We had many debates in committee, including on SARS. Although it is particularly relevant to Toronto and Ontario, the committee members asked specific questions. It is true that this bill will enable the minister to make regulations concerning a number of very important definitions and questions.
We considered whether it would be relevant to be able to offer compensation to people held in a quarantine zone and possibly prevented from returning to their work or families for 24, 48 or 72 hours. We wondered if it might not be a good idea to compensate those people.
Of course, it is not easy to set a standard. Some colleagues mentioned the average industrial wage. I think the minister should look into the question again.
Being in quarantine does involve some restriction of personal freedom and possibly being deprived of the right to work. However, the amendment on this was not adopted by the committee. I believe the chair did not want to agree to this kind of amendment in case it would commit public funds and thus require a royal recommendation.
We also looked at the responsibility of the operators of facilities, for example, an airport where quarantine has been declared. Obviously, an emergency is involved. The parliamentary secretary reminded us in committee that the Quarantine Act has not been used in the past 100 years. It is not therefore a everyday measure.
However, to the extent that the Quarantine Act is invoked, what responsibility should this government and Parliament assign to those running such facilities? In fact, they will have to give up their space, their equipment and collaborate with the government as is to be expected in socio-health crises. Personally, I must say that I agree with the idea of granting some type of compensation.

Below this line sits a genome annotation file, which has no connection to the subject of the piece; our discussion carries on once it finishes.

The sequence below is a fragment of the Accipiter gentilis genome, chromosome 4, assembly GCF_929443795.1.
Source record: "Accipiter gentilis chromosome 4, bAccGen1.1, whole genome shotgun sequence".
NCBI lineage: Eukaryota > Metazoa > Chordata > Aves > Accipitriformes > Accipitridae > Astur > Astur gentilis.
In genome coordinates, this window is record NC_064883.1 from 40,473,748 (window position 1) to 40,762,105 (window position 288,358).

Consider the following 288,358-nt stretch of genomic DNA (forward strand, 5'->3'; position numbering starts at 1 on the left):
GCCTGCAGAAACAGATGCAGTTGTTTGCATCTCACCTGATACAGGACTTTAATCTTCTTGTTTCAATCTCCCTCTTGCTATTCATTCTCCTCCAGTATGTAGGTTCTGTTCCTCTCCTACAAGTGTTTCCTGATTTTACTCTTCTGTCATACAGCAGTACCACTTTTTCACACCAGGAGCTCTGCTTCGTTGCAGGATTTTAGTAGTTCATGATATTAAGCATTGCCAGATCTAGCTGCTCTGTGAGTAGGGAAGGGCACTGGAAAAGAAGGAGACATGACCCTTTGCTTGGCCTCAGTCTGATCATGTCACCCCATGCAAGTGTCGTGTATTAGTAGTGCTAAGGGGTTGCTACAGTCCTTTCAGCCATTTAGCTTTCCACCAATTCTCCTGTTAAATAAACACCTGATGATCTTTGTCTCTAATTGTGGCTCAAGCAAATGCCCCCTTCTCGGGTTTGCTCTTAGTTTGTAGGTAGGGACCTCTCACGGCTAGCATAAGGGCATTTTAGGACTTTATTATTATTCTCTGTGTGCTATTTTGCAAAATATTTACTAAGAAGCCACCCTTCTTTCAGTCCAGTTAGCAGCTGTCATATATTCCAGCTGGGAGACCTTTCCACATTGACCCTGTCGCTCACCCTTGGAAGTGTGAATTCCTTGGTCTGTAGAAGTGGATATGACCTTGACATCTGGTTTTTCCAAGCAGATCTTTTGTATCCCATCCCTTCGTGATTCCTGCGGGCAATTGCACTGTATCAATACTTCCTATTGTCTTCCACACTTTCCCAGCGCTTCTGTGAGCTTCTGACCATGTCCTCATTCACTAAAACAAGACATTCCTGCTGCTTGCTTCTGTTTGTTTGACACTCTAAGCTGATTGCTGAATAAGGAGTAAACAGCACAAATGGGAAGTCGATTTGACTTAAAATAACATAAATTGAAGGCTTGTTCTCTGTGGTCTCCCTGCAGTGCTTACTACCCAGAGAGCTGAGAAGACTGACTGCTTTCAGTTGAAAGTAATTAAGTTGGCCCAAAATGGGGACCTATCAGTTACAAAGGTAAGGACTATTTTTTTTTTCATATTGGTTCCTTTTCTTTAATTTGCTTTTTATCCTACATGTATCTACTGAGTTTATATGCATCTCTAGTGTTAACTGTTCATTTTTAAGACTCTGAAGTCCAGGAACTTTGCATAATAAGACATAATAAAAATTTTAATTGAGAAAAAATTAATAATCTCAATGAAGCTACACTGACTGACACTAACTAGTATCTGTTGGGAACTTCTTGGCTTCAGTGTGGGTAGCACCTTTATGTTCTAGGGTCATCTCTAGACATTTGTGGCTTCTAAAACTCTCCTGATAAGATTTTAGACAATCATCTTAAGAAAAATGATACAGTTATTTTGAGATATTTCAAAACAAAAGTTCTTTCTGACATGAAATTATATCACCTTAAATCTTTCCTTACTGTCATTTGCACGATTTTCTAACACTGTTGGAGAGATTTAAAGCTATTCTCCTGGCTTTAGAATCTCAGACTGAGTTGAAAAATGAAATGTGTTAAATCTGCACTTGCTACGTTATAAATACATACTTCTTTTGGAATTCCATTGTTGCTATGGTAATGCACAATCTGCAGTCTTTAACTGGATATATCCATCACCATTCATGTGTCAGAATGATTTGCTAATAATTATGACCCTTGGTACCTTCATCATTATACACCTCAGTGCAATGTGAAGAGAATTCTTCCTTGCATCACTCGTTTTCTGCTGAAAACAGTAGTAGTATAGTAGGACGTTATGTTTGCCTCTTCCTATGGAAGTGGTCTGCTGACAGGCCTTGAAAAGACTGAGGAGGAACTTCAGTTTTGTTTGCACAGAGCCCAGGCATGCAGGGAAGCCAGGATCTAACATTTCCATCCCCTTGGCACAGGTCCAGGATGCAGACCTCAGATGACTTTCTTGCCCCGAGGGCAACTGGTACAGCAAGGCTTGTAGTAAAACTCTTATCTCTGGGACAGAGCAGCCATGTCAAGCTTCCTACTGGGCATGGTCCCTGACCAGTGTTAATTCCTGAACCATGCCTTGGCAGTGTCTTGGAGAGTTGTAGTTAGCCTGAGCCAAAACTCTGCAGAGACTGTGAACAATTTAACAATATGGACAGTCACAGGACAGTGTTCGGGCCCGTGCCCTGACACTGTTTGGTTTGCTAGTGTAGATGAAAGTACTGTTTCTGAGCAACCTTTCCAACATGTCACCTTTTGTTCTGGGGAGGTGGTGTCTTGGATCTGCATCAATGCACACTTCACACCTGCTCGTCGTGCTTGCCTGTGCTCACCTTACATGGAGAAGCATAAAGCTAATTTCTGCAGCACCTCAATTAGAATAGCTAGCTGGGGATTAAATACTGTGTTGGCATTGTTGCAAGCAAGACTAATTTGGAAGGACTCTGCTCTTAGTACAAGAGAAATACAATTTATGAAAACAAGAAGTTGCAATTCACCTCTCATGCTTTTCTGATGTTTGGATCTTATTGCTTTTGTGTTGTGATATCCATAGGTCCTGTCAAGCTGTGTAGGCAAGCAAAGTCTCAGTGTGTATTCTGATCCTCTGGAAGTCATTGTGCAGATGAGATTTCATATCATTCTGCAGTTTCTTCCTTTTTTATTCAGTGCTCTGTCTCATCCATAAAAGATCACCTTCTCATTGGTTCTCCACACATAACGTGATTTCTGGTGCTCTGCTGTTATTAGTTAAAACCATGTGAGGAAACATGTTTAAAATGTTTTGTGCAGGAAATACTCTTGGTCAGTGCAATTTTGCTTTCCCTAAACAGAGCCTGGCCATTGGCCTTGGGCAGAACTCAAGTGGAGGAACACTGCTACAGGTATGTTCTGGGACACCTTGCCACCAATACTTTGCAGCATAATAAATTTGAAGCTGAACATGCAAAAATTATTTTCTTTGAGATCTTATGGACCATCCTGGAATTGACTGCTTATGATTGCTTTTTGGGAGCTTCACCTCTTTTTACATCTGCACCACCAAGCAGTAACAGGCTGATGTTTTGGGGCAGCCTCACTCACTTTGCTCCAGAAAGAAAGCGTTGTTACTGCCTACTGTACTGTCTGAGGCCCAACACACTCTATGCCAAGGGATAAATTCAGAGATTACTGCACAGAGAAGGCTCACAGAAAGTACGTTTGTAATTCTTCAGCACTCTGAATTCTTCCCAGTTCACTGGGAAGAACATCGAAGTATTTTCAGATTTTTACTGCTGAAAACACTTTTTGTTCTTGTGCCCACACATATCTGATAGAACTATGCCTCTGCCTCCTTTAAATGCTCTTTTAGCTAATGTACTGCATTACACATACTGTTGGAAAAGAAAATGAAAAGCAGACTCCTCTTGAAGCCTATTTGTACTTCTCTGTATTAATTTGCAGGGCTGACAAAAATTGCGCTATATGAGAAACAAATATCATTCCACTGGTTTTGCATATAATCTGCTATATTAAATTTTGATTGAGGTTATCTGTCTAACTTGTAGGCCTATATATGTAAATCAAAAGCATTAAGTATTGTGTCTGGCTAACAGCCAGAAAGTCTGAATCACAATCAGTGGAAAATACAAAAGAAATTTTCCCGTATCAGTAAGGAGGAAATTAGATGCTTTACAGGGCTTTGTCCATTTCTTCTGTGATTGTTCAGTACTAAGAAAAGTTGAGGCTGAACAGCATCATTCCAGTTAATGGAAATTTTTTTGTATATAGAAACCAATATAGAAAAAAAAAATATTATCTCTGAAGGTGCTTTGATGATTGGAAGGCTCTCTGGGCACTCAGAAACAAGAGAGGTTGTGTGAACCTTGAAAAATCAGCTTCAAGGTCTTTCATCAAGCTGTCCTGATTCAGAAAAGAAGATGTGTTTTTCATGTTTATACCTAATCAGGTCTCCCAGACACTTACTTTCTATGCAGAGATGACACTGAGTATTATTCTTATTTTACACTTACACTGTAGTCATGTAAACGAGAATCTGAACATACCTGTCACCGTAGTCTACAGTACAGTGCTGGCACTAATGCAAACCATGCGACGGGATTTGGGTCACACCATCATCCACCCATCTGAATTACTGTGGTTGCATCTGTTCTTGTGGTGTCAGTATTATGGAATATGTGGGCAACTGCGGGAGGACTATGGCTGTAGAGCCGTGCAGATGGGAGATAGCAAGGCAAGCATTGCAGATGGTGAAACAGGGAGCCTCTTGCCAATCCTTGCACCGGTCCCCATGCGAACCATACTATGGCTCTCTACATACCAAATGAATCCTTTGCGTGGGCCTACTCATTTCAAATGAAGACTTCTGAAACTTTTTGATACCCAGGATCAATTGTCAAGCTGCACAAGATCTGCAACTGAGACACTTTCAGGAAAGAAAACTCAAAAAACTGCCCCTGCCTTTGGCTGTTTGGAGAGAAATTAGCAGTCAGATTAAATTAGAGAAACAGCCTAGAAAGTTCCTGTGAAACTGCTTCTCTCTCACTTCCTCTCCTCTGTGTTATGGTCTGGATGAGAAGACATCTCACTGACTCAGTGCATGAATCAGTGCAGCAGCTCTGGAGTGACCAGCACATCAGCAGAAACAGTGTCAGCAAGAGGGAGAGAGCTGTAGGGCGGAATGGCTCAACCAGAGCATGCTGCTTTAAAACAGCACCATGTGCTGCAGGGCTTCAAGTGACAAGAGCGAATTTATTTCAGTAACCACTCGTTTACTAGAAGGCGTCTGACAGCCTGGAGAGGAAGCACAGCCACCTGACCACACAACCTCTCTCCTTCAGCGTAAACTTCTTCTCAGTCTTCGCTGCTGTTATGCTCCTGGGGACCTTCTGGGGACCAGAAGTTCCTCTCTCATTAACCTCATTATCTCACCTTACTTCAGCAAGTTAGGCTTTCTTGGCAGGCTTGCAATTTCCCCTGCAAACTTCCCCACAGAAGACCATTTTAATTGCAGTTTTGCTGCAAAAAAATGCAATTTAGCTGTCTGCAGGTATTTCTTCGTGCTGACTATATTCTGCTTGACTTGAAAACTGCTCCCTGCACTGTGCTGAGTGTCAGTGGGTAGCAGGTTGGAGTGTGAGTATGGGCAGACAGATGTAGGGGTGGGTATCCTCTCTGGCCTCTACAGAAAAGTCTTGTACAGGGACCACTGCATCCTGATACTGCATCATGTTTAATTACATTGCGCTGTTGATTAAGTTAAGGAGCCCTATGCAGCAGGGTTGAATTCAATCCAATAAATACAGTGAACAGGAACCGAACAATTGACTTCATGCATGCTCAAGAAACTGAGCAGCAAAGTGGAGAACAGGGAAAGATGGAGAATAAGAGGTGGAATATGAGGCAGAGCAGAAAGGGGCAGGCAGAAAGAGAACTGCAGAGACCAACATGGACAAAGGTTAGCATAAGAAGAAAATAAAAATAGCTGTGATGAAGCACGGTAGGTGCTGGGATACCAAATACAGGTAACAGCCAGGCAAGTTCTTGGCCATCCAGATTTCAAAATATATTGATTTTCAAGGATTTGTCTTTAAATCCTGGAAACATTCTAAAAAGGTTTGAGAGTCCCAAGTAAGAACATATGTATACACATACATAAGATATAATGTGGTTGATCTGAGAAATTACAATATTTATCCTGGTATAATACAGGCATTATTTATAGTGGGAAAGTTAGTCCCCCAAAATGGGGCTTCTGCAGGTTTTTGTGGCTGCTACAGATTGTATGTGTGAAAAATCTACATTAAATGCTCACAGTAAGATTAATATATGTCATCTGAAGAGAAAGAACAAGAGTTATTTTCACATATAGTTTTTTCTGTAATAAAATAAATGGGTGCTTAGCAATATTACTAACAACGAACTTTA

This is the fear, among others, of airline representatives. It must be recognized that often the airlines and their staff are the ones coming into contact with the passengers arriving at their facilities. Airports could be induced to give up part of their facilities. We are comfortable with the idea that there would be some compensation for this.
There is another provision in the bill, a schedule that cabinet will be able to review. This schedule lists a number of diseases that could result in quarantine. Some of the ones identified are viral. Others were added to the list based on changes in medicine.
In committee, we made sure, if it ever became necessary to add a disease or infection to the list in Schedule I of the bill, that the conditions were in place to allow this to be done quite quickly.
We therefore believe this is an exceptional bill in that it should be used in unusual situations. The aim of this bill is to make the Quarantine Act even more effective.
The Bloc Québécois will support this bill and the main amendments included in the notice paper . I believe that all the members did a good job in committee. In fact, we clearly understand that such a bill was essential in a world where germs and diseases can assume proportions that, today, require our vigilance as citizens and as parliamentarians.